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Blake Gopnik surveys fall 2009 contemporary art in N.Y.C.

Another piece takes the catalogues and booklets for Starling's many shows and reproduces them as all-white mock-ups of themselves, as though the simple fact of their publication matters as much as what they are about. This is precisely the case. Through Dec. 19.

Dan Flavin at David Zwirner

This literally dazzling show at Zwirner re-creates an installation from Dan Flavin's first museum solo, presented in 1967 in Chicago. It also gives us smaller works spanning the years from then until 1990, six years before the artist's death. At their best, Flavin's fluorescent-tube sculptures seem weighty and thought-filled. At other times they are equally impressive, but on the showy side. That means he straddles the same range as the contemporary art he did so much to influence. Through Dec. 23.

Charles Ritchie at BravinLee Programs

The best watercolors and pencil drawings by this artist -- who also happens to be a curator at the National Gallery of Art -- document the view through the window of his suburban living room. His observation is so evenhanded that he manages to strike a perfect balance between the outside seen through the glass and the domestic interior reflected in it. It's nature's own double exposure, caught without the help of film. Display cases full of notebooks show Ritchie's close recording of another aspect of his daily life -- the artworks in the shows at his workplace. Through Nov. 28.

Mike Kelley at Gagosian Gallery

In his first all-painting show in New York, this master of abject installation art shows he can do more than shock. Just in terms of the classic painterly values -- composition, color, surface -- Mike Kelley turns out to be highly skilled. In some unnamable way, these paintings simply work. On the other hand, long-term fans of the artist's abjection will not be disappointed: A painting called "All Pink Inside" shows a dissected frog with a woman's vagina for entrails; another, called "Yummy Puffy Mommy Yoni," shows a brown faun mounting a pink unicorn. Through Dec. 23.

Moyra Davey at Murray Guy

Moyra Davey's photos can be so subtle they're almost opaque. When they hit home, however, they're compelling. One series in her current show consists of extreme close-ups on the almost obliterated face of Lincoln on used pennies. The pictures were made after the stock market collapse of 1987, but they resonate even more strongly now. A more recent photographic series simply captures 54 bottles of booze in Davey's home, at the moment each one's last drops were poured. It's a trivial instant in anyone's life, but there's something poignant in marking it each time it happens. Like most still lifes, these are as much about what is gone or fleeting as what is there. Through Dec. 24.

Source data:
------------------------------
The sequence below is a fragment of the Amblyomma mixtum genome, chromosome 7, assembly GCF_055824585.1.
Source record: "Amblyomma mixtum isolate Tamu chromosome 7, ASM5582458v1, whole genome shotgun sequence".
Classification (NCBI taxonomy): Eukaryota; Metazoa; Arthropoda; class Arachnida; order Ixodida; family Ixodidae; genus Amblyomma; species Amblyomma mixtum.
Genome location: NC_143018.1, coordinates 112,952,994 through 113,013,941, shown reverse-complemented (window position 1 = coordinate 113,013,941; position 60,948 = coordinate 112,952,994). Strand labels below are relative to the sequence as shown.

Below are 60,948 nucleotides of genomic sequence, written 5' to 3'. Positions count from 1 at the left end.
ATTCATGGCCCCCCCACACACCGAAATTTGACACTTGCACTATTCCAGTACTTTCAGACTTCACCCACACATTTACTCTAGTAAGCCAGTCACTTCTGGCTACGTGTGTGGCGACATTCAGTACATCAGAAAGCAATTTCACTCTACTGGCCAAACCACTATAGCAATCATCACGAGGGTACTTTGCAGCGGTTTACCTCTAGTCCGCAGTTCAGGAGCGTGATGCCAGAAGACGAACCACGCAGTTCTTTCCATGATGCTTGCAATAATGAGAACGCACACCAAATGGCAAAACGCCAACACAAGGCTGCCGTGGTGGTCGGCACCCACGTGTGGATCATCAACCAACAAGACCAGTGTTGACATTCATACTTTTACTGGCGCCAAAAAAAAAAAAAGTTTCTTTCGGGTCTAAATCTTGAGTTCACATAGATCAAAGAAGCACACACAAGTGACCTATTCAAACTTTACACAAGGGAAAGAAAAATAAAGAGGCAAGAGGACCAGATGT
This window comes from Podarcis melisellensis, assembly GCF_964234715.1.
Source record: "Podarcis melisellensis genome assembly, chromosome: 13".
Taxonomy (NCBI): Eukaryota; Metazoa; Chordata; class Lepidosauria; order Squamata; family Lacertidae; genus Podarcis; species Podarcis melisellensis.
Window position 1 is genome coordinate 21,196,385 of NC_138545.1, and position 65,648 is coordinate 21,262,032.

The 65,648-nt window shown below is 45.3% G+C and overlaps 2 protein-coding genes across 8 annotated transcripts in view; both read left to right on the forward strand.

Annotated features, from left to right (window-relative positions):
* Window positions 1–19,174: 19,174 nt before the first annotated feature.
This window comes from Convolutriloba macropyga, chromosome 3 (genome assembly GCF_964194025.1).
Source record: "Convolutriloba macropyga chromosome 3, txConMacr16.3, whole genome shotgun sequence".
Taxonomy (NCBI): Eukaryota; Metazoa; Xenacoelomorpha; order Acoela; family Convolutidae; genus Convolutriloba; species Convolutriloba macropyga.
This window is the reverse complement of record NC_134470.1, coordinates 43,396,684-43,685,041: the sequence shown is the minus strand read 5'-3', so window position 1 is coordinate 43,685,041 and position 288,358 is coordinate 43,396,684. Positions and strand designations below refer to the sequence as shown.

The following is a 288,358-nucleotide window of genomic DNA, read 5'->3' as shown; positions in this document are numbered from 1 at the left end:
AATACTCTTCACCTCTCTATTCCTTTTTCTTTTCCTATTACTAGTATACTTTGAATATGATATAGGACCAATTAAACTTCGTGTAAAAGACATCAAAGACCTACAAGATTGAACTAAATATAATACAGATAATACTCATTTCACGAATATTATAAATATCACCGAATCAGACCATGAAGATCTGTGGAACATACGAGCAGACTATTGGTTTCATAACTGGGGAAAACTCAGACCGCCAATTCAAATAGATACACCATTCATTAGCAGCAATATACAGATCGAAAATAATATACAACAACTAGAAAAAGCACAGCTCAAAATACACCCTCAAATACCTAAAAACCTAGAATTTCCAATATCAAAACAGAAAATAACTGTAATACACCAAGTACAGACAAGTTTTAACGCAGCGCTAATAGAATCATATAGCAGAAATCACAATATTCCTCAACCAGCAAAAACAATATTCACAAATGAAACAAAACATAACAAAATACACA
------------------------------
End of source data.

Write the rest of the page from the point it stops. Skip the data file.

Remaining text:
Bill Viola at James Cohan

This two-decade survey of Bill Viola's video art displays all its virtues, and also its flaws. When Viola's at his best, he achieves a simple, direct force. A single-monitor piece called "Old Oak (Study)," from 2005, points a camera at an ancient tree as the sun slowly rises behind it. Six hours get compressed to 30 minutes, so we get to watch as total darkness gives way to clear visibility, which gives way to an all-consuming, bleaching light. Another strong piece is "Pneuma," begun in 1994 and cleaned up recently to take advantage of the latest in projection technology. Hugely grainy images, shot with a low-res, pre-digital security camera, succeed each other across the walls of a room, like a suite of disconnected memories. More recent, much-celebrated pieces include works in Viola's "Transfiguration" series, in which actors play out strong emotions as they pass through a wall of water in ultra-slow motion. These technophilic works seem too much about special effects. Through Dec. 19 at James Cohan Gallery.

Alighiero e Boetti at Gladstone Gallery

The Italian artist born Alighiero Boetti -- he added the Italian word for "and" between his names as a conceptual gesture -- came up with the idea for his famous "Mappa" series in 1971, on a trip to Afghanistan. From then until his death in 1994, he got Afghan women to embroider huge maps of the world, with each country filled in with the colors of its flag. Each of these pieces took years to make, as the needleworkers had to overcome the difficulties of the task Boetti gave them, as well as the vicissitudes of life in their torn-apart land. This first-ever survey of the series lets us watch as the world's borders shift and its flags change colors. And still the women are there, pushing thread through fabric. Through Jan. 23.

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